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Artificial intelligence and the risks it poses to discrimination claims

View profile for Rebecca Billinge
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Supreme Court landmark decision - Uber drivers and workers rights

Artificial intelligence is the development of computer systems which are able to perform tasks which would ordinarily require a human to do. This can be in a wide range of forms such as speech recognition, decision making, and visual perception. It is easy to see why this may be attractive to some companies and employers as it can reduce costs such as staff wages, and reduce the time taken for the completion of a particular task. However, it has been alleged that such, can in some circumstances, raise issues of discrimination.

In recent weeks, it has been reported that a number of employees had brought claims of race discrimination against Uber, alleging that they had been unfairly dismissed because of their malfunctioning face recognition technology. This is not long after the landmark decision from the Supreme Court which ruled that Uber drivers will now be classed as ‘workers’ rather than self-employed individuals.

It is alleged that Uber’s technology, (which is used to verify the identity of drivers and couriers), is not able to correctly identify people with darker skin tones. It is understood that some drivers had their Uber accounts terminated, because of the malfunctioning technology.

Artificial intelligence is very much a new and emerging concept and some may say that more research and testing is required in order to avoid technical glitches which could give rise to an unintentional claim such as those which is understood have been raised.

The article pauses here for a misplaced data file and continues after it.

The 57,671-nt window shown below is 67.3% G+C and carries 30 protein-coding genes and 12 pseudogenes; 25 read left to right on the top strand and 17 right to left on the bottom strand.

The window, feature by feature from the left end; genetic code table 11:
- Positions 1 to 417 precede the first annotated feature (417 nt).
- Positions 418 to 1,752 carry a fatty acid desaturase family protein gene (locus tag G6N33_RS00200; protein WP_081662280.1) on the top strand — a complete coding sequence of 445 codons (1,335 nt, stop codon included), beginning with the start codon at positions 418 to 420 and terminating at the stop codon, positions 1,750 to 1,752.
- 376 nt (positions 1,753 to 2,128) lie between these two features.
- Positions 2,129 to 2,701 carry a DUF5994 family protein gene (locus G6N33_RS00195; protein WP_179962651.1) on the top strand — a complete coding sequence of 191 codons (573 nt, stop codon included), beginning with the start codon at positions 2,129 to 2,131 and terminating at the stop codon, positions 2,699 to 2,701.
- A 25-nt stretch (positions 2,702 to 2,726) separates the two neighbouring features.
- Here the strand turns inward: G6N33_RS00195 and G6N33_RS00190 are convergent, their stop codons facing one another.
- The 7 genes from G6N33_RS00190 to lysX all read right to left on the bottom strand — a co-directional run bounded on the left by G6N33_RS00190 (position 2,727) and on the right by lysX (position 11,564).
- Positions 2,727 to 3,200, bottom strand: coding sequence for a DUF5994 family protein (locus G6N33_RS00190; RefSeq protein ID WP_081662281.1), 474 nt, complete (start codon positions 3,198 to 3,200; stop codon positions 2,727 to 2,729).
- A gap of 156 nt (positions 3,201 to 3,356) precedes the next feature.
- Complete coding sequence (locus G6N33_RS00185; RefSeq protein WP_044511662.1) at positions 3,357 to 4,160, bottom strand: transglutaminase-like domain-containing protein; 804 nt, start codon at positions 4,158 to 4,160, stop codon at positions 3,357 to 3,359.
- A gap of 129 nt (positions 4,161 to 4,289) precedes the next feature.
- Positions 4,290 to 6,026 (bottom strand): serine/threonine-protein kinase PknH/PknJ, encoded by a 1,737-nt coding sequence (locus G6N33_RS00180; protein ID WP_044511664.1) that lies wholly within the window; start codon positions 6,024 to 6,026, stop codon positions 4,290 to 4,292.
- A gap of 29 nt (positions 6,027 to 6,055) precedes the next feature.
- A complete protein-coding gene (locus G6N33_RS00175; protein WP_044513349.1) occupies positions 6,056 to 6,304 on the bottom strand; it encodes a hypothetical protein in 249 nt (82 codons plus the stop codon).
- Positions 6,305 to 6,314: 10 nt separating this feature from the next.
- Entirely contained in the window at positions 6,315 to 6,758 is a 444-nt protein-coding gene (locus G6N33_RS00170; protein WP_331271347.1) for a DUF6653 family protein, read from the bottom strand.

An employee may have a claim for race discrimination if they can show that they have been treated less favourably on the grounds of their race, nationality, ethnic origin, heritage or colour. This could potentially be proven by an employee/worker having their Uber account terminated, due to their face recognition software not correctly identifying them due to the colour of their skin. The law also provides protection against discriminatory conduct as a result of a perception that an individual is of a particular race, nationality, ethnic origin or heritage, even if the perception is incorrect.

The protection afforded by the Equality Act applies to every stage of the employment relationship i.e. recruitment, promotion, training and other opportunities, and dismissal.

This protection also extends to discrimination in the course of an individual’s day to day life as a consumer or service user.

If you feel that you have been discriminated against as a result of a protected characteristic, you may be able to bring a claim for discrimination under the terms of the Equality Act 2010. Alternatively, if you  require assistance with dealing with and responding to any complaint of discrimination which has been initiated against you, please contact our specialist discrimination team for further advice on 0161 696 6170.

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